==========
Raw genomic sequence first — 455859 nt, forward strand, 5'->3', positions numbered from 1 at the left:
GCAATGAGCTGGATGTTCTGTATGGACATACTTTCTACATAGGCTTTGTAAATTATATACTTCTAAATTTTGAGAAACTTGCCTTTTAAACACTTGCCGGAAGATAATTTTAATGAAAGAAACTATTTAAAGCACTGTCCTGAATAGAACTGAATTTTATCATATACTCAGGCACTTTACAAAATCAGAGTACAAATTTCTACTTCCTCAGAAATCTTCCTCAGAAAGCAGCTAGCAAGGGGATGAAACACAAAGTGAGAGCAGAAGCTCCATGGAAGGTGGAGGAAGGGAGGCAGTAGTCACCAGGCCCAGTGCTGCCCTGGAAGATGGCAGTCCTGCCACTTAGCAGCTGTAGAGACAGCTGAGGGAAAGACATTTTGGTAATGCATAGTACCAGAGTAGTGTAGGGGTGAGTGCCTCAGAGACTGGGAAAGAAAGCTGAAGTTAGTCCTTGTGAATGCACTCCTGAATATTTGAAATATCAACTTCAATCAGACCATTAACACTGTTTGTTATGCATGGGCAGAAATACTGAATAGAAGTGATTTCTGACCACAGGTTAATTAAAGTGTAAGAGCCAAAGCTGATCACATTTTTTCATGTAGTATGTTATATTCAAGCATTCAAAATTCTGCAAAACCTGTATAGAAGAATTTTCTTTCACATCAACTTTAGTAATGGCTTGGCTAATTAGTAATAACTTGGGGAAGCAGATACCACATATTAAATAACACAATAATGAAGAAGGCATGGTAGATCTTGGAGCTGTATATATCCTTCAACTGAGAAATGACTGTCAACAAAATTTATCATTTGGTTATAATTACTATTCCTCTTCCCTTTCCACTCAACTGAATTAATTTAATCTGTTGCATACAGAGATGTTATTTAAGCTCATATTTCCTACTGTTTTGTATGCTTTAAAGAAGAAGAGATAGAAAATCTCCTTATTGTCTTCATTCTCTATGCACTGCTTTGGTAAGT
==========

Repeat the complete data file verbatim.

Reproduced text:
Raw genomic sequence first — 455859 nt, forward strand, 5'->3', positions numbered from 1 at the left:
GCAATGAGCTGGATGTTCTGTATGGACATACTTTCTACATAGGCTTTGTAAATTATATACTTCTAAATTTTGAGAAACTTGCCTTTTAAACACTTGCCGGAAGATAATTTTAATGAAAGAAACTATTTAAAGCACTGTCCTGAATAGAACTGAATTTTATCATATACTCAGGCACTTTACAAAATCAGAGTACAAATTTCTACTTCCTCAGAAATCTTCCTCAGAAAGCAGCTAGCAAGGGGATGAAACACAAAGTGAGAGCAGAAGCTCCATGGAAGGTGGAGGAAGGGAGGCAGTAGTCACCAGGCCCAGTGCTGCCCTGGAAGATGGCAGTCCTGCCACTTAGCAGCTGTAGAGACAGCTGAGGGAAAGACATTTTGGTAATGCATAGTACCAGAGTAGTGTAGGGGTGAGTGCCTCAGAGACTGGGAAAGAAAGCTGAAGTTAGTCCTTGTGAATGCACTCCTGAATATTTGAAATATCAACTTCAATCAGACCATTAACACTGTTTGTTATGCATGGGCAGAAATACTGAATAGAAGTGATTTCTGACCACAGGTTAATTAAAGTGTAAGAGCCAAAGCTGATCACATTTTTTCATGTAGTATGTTATATTCAAGCATTCAAAATTCTGCAAAACCTGTATAGAAGAATTTTCTTTCACATCAACTTTAGTAATGGCTTGGCTAATTAGTAATAACTTGGGGAAGCAGATACCACATATTAAATAACACAATAATGAAGAAGGCATGGTAGATCTTGGAGCTGTATATATCCTTCAACTGAGAAATGACTGTCAACAAAATTTATCATTTGGTTATAATTACTATTCCTCTTCCCTTTCCACTCAACTGAATTAATTTAATCTGTTGCATACAGAGATGTTATTTAAGCTCATATTTCCTACTGTTTTGTATGCTTTAAAGAAGAAGAGATAGAAAATCTCCTTATTGTCTTCATTCTCTATGCACTGCTTTGGTAAGT